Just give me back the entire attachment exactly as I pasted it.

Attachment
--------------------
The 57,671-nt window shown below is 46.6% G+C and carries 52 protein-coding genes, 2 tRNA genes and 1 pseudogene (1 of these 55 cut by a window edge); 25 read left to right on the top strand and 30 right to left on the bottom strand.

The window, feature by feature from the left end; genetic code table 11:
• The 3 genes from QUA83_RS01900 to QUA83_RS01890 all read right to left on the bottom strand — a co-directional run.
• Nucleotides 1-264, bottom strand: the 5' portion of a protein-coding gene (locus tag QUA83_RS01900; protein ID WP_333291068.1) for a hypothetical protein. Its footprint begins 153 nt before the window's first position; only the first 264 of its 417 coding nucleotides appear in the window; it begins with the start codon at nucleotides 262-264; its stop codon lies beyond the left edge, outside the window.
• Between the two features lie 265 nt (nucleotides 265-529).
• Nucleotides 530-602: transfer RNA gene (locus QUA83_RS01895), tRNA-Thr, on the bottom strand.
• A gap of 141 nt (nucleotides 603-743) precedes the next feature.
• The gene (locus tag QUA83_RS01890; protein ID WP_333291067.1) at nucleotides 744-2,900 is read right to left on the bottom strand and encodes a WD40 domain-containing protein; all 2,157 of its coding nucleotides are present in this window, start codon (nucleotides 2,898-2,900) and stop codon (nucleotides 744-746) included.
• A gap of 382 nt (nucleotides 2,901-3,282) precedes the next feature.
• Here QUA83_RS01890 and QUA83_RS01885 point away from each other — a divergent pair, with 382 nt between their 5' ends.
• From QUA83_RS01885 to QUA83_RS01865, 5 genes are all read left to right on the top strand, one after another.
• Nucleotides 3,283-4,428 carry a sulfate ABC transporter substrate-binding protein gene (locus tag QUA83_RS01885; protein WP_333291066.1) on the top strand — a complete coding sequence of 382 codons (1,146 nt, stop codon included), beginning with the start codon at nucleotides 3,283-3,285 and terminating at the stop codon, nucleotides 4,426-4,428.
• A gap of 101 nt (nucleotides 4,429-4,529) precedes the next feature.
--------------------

The 57,671-nt window shown below is 46.6% G+C and carries 52 protein-coding genes, 2 tRNA genes and 1 pseudogene (1 of these 55 cut by a window edge); 25 read left to right on the top strand and 30 right to left on the bottom strand.

The window, feature by feature from the left end; genetic code table 11:
• The 3 genes from QUA83_RS01900 to QUA83_RS01890 all read right to left on the bottom strand — a co-directional run.
• Nucleotides 1-264, bottom strand: the 5' portion of a protein-coding gene (locus tag QUA83_RS01900; protein ID WP_333291068.1) for a hypothetical protein. Its footprint begins 153 nt before the window's first position; only the first 264 of its 417 coding nucleotides appear in the window; it begins with the start codon at nucleotides 262-264; its stop codon lies beyond the left edge, outside the window.
• Between the two features lie 265 nt (nucleotides 265-529).
• Nucleotides 530-602: transfer RNA gene (locus QUA83_RS01895), tRNA-Thr, on the bottom strand.
• A gap of 141 nt (nucleotides 603-743) precedes the next feature.
• The gene (locus tag QUA83_RS01890; protein ID WP_333291067.1) at nucleotides 744-2,900 is read right to left on the bottom strand and encodes a WD40 domain-containing protein; all 2,157 of its coding nucleotides are present in this window, start codon (nucleotides 2,898-2,900) and stop codon (nucleotides 744-746) included.
• A gap of 382 nt (nucleotides 2,901-3,282) precedes the next feature.
• Here QUA83_RS01890 and QUA83_RS01885 point away from each other — a divergent pair, with 382 nt between their 5' ends.
• From QUA83_RS01885 to QUA83_RS01865, 5 genes are all read left to right on the top strand, one after another.
• Nucleotides 3,283-4,428 carry a sulfate ABC transporter substrate-binding protein gene (locus tag QUA83_RS01885; protein WP_333291066.1) on the top strand — a complete coding sequence of 382 codons (1,146 nt, stop codon included), beginning with the start codon at nucleotides 3,283-3,285 and terminating at the stop codon, nucleotides 4,426-4,428.
• A gap of 101 nt (nucleotides 4,429-4,529) precedes the next feature.